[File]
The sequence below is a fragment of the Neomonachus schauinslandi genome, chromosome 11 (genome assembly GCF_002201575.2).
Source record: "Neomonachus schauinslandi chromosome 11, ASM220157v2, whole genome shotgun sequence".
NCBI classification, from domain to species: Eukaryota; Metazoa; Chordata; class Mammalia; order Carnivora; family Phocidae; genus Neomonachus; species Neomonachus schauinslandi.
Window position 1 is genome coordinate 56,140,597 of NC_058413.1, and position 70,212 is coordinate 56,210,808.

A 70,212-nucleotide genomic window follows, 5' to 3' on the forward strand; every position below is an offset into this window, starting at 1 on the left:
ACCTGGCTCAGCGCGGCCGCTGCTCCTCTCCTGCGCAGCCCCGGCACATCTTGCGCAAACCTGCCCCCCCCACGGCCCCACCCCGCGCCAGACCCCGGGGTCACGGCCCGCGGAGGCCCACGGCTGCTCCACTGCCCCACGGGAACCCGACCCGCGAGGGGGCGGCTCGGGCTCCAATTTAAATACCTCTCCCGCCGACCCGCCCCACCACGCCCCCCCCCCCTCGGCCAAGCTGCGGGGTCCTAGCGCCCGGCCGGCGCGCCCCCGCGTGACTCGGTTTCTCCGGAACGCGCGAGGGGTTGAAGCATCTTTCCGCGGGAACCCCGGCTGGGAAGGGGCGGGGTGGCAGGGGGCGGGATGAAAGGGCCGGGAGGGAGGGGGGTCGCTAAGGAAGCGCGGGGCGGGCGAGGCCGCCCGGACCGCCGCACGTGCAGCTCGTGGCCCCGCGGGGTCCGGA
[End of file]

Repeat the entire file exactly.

The sequence below is a fragment of the Neomonachus schauinslandi genome, chromosome 11 (genome assembly GCF_002201575.2).
Source record: "Neomonachus schauinslandi chromosome 11, ASM220157v2, whole genome shotgun sequence".
NCBI classification, from domain to species: Eukaryota; Metazoa; Chordata; class Mammalia; order Carnivora; family Phocidae; genus Neomonachus; species Neomonachus schauinslandi.
Window position 1 is genome coordinate 56,140,597 of NC_058413.1, and position 70,212 is coordinate 56,210,808.

A 70,212-nucleotide genomic window follows, 5' to 3' on the forward strand; every position below is an offset into this window, starting at 1 on the left:
ACCTGGCTCAGCGCGGCCGCTGCTCCTCTCCTGCGCAGCCCCGGCACATCTTGCGCAAACCTGCCCCCCCCACGGCCCCACCCCGCGCCAGACCCCGGGGTCACGGCCCGCGGAGGCCCACGGCTGCTCCACTGCCCCACGGGAACCCGACCCGCGAGGGGGCGGCTCGGGCTCCAATTTAAATACCTCTCCCGCCGACCCGCCCCACCACGCCCCCCCCCCCTCGGCCAAGCTGCGGGGTCCTAGCGCCCGGCCGGCGCGCCCCCGCGTGACTCGGTTTCTCCGGAACGCGCGAGGGGTTGAAGCATCTTTCCGCGGGAACCCCGGCTGGGAAGGGGCGGGGTGGCAGGGGGCGGGATGAAAGGGCCGGGAGGGAGGGGGGTCGCTAAGGAAGCGCGGGGCGGGCGAGGCCGCCCGGACCGCCGCACGTGCAGCTCGTGGCCCCGCGGGGTCCGGA